When I returned to Canada in 1968 after spending eight years in London working for the newspaper, my family circumstances had been transformed. We had gone there as just a thirty-ish couple, but we returned with three small boys, the eldest seven, the middle one about five or six, six I think, and the youngest one about four. They were a handful, but my wife had taken time off working as a teacher, which was lucky for all of us, because we had lived in a flat on Queen’s Gate road, South Kensington, a busy street right opposite the Natural History Museum, and it had required an expedition every time we wanted to get the kids out of the upstairs apartment into the fresh air. We had a huge central room, two large bedrooms, and in the back a small kitchen and a small room that was not heated; so the kids had plenty of space to ride their tricycles around the big rooms, scuffing all the skirting boards. But it wasn’t like having a backyard.
Our lives had been transformed in one other way as well: when we went to London we had only the $4,000 we had managed to save during our six years in Canada. But in the 1960s, the financial imbalance between Canada and the United Kingdom weighed very much in our favour. First, my salary, on average, seemed to be higher than what I could have earned had I been working for a Fleet street newspaper. Then, there was a reciprocal arrangement by which my salary was paid directly into a bank in Montreal, and I needed to bring into England only as much as I needed for living purposes, and I paid tax only on that part I brought into England. In addition to all that, I was paying only seven pounds a week for my apartment, which came about because of the peculiar leasing arrangements common in London. My employer paid a fairly hefty key money so I could rent the flat, a customary thing, but thereafter I simply took over from the previous tenant the long-term lease which was at a ridiculously low price. In further addition to all that, my newspaper paid for almost everything I was doing: theatre tickets, newspapers and magazines delivered to the door at 7 o’clock every morning, entertainment expenses, and so on. I was really living, compared with anything else I had ever experienced, on a gravy train. In further addition, although it was not customary within the newspaper, I took a month’s holiday every year. All I had to do on my side was keep up a non-stop flow of copy, which I did, writing, I figured over the eight years, at least four pieces a week on various subjects, week after week. I have always said I had the best job in all of journalism, because, as I have explained in a previous column, I was left to work without interference or even direction, trusted to produce the copy, and always aware of what might be acceptable, which in practice turned out to be almost anything I wrote.
I wasn’t aware of it until I returned to Montreal, but in the conditions outlined above, my bank account had grown and grown, until I found $56,000 sitting there, which seemed to me like an unimaginable sum. It is a measure of my disinterest in money that I had kept it all those years in a simple savings account which earned almost nothing, whereas if I had been a money hotshot I would certainly have been investing it to good effect and getting richer and richer.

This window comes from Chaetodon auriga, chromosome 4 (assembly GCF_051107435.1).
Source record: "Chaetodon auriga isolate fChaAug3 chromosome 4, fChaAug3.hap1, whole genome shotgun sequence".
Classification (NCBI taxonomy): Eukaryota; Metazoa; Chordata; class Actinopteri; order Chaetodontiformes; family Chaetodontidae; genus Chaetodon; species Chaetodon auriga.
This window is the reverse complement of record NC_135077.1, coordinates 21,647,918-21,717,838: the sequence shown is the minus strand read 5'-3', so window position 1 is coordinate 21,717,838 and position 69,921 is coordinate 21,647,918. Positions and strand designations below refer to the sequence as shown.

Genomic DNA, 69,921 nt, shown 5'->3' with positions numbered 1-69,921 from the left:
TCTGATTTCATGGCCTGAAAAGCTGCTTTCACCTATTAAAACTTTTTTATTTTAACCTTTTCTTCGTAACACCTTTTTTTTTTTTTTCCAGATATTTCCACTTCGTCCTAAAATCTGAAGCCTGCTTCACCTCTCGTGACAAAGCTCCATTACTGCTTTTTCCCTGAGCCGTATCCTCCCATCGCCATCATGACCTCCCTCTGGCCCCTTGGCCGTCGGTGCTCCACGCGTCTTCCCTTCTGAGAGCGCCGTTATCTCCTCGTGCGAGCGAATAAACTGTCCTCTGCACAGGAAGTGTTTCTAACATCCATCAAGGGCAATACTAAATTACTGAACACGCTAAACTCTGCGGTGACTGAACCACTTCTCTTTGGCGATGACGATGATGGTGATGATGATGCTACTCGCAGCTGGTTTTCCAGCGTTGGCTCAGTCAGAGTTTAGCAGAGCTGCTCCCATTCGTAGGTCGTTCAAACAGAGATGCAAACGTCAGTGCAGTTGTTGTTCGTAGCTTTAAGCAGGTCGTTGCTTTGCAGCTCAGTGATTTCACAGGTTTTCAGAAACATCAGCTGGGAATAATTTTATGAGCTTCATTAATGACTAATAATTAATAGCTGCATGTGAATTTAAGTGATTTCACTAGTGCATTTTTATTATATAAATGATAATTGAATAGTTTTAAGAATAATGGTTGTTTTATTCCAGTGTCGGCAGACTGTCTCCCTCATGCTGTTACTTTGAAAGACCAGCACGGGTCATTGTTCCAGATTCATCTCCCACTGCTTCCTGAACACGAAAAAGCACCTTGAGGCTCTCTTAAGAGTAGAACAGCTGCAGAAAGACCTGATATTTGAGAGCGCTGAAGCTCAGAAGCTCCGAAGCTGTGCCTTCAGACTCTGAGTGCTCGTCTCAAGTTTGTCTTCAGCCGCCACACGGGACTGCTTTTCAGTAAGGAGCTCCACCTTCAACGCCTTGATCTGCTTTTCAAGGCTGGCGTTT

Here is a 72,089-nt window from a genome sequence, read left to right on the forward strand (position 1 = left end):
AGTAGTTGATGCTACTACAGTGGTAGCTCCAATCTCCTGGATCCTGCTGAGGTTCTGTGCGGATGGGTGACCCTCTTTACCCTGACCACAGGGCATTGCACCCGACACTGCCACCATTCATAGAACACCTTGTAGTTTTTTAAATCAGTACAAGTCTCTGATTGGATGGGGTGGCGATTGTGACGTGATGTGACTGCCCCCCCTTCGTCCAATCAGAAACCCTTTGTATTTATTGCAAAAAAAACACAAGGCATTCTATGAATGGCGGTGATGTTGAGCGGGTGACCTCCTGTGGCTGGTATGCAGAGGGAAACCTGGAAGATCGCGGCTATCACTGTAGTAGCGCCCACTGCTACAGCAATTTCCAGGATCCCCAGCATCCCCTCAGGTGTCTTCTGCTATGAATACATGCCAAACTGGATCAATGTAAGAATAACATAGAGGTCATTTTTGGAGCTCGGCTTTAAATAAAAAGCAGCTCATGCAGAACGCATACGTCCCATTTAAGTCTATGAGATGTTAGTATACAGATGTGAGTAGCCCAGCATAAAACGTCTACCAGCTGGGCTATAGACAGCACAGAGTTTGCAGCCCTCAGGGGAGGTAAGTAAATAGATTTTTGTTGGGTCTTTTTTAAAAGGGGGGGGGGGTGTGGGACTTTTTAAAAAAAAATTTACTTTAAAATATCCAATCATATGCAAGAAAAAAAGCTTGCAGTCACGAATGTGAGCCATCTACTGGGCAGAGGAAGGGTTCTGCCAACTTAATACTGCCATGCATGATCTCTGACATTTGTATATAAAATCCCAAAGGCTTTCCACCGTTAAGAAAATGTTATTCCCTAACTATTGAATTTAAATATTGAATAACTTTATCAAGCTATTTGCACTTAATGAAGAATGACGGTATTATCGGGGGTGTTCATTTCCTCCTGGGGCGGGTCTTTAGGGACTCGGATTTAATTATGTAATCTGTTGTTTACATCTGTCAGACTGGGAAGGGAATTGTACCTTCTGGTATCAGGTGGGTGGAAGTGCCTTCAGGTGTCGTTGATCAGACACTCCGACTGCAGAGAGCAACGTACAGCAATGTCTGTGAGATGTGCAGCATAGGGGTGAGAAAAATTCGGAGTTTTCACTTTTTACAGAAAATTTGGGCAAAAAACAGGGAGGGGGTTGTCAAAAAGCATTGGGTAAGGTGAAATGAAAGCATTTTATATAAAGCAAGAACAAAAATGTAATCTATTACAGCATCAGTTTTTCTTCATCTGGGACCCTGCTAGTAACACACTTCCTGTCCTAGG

Anyway, it meant I had enough money to buy a house in Montreal, and to pay cash for it. I had never had a house before, but with the three children, and enough to pay for it, I had to start thinking of myself as the sort of guy who might aspire to be a house owner. It was a pretty terrible process, finding one, and then choosing. When I returned to Montreal for a trip with the purpose of setting myself up for our return I found the newspaper full of ads for houses for sale, and so I began the laborious process of marking those that might seem of interest, and then going off around the town to judge them. Many of them I wouldn’t have been seen dead in. I wasn’t aware of the convention that even if you had chosen a house to make a bid on, you had first to hire an inspector who would report its deficiencies to you. I chose a house in Westmount, a smallish, unusual looking house, at around $30,000, but it turned out to have been booked by a quicker buyer. A house in Outremont brought a sharp, prosperous-looking, and foreign-seeming estate agent to my door intent on showing me the wonders that lay beyond, and when I saw the house in question I was truly impressed. It was a large house, very ornately decorated and furnished by a Jewish couple who were going to live in Israel. It not only had a beautiful ground floor with two large living areas, an immense kitchen opening on to a good-sized backyard, but also a large second floor, with a delightful sunroom in front, ideal for an office, and above everything a huge attic with two finished rooms. It seemed big enough to house an orphanage, one might say, and at $47,000 it was well within my price range. I had learned from my searching that most houses were under mortgage, but I didn’t want any part of a mortgage because a mortgage was a debt, I had never been in debt, and was determined never to go into debt.